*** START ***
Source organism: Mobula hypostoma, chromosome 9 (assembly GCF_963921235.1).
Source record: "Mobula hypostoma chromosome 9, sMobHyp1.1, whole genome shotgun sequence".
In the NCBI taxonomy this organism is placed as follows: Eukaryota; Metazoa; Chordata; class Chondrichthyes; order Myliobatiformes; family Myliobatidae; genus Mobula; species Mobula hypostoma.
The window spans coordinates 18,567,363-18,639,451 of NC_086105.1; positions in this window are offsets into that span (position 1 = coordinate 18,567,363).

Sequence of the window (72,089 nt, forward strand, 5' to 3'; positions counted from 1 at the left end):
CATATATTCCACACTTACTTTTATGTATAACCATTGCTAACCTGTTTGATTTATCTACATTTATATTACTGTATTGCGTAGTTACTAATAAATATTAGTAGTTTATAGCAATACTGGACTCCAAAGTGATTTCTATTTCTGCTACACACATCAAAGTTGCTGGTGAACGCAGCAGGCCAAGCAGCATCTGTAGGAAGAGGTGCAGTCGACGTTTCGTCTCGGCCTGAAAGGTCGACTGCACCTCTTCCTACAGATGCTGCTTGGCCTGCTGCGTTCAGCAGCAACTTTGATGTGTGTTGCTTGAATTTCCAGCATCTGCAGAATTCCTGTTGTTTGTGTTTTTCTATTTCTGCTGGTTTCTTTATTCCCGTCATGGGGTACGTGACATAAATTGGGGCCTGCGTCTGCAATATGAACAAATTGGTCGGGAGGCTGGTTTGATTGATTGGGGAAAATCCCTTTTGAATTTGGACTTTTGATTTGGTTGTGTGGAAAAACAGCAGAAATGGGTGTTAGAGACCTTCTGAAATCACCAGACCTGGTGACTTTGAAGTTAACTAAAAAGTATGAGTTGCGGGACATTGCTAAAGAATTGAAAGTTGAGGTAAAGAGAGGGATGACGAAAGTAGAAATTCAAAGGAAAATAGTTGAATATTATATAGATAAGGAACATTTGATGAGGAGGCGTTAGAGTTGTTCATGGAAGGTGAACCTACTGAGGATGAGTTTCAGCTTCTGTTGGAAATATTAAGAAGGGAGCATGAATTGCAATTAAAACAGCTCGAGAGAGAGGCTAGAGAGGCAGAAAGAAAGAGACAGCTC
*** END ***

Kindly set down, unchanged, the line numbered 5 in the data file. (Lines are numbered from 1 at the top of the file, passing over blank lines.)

Sequence of the window (72,089 nt, forward strand, 5' to 3'; positions counted from 1 at the left end):